Uchinanchu

Monday Musings from Melinda by LHS Contributor Melinda M.

Ok. At the risk of being offensive, I will admit that, until I moved here, I didn’t know what or where Okinawa was. I certainly didn’t know it was once a country that Japan conquered and I didn’t know that it was an island (actually a chain of islands), and a tropical one too.

And now here I am with a daughter who is 1/4 Okinawan.

Hawaii readers already know this but for those who don’t, there is a large population in Hawaii with Okinawan roots. In the early 1900s, waves of people came from Okinawa to work in Hawaii’s sugar plantations. Some earned their way back but many put down roots and stayed. My mother-in-law, husband and daughters are extensions of that history.

From what I understand, the Japanese immigrants, they didn’t look too favorably on their Okinawan neighbors in the plantation. So I imagine that when my Okinawan-American (because she was born in the Territory of Hawaii) mother-in-law married my Japanese-American father-in-law, it didn’t go over very well. But they did and here we are.IMG_9071And now my daughter is a proud Uchinanchu (“Okinawan” in the Okinawan language). Every year, she counts down the days until her Okinawan summer day camp begins. Sponsored by Hui Okinawa, the camp fills her week with language, craft, music, martial arts, food and games. She comes home proficient in the card game of hanafuda and armed with a handful of Uchinanchu phrases that she teaches us with pride.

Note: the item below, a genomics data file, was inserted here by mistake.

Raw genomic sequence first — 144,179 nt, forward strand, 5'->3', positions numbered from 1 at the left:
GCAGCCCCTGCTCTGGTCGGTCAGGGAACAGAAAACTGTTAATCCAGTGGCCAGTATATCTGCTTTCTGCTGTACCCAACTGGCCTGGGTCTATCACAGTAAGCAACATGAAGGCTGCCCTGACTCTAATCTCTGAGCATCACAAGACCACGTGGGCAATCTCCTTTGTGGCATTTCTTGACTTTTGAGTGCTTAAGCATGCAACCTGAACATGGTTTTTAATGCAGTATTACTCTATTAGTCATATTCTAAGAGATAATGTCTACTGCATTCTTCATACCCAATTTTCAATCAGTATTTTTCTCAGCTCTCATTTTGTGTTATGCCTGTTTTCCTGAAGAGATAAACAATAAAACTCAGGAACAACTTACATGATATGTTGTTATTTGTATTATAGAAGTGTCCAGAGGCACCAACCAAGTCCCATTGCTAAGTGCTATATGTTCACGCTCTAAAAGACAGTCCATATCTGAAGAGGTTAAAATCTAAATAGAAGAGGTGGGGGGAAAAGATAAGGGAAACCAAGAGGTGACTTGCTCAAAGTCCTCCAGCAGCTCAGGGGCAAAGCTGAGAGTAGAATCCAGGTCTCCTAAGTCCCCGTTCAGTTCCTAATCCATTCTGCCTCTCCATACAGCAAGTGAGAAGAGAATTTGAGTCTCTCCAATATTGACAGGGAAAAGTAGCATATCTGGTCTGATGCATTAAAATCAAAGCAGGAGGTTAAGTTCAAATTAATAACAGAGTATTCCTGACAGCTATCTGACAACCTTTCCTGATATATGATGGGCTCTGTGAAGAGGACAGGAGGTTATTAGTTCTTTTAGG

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Happy campers with Uncle Lloyd.

She rekindles her summer friendships with girls from across town who she somehow only sees this week and is ready to cook us a traditional snack or two.IMG_9076The 50 or so campers range in age from 5 to 12 after which they can transition to junior leaders and then leaders, who work under the caring hand of aunties and grandpas. So the intergenerational interactions are a special part of this memorable experience. Nearly all have some Okinawan heritage and most come from Hilo, though some are here because they are staying with family for the summer.

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Homemade taiko drums and Mr. Miyashiro, camp director.

At the end of the week, the campers perform a sampling of all that they learned. It’s always bittersweet for us — ba-chan would have LOVED this. The pride that many people have of their Okinawan heritage is palpable and grandma was one of them. So for one special week in June, we feel her presence strongly. We feel connected to the past and are proud of our daughter for carrying this part of her history into the future.

The week ends with a potluck for and by the families.  Maasan! (Delicious!)

Guburi sabira! (good-bye!)

Note: One of the young adult leaders put together a segment on this fantastic program for Na Leo TV. Tune in to learn more:

  • Channel 53:  Tu. 6/21 @8:30a; Th. 6/23 @11a
  •  Channel 54: Sa. 6/18 @9p; Mo. 6/20 @5:30p; We. 6/22 @11a; Fr. 6/24 @10a
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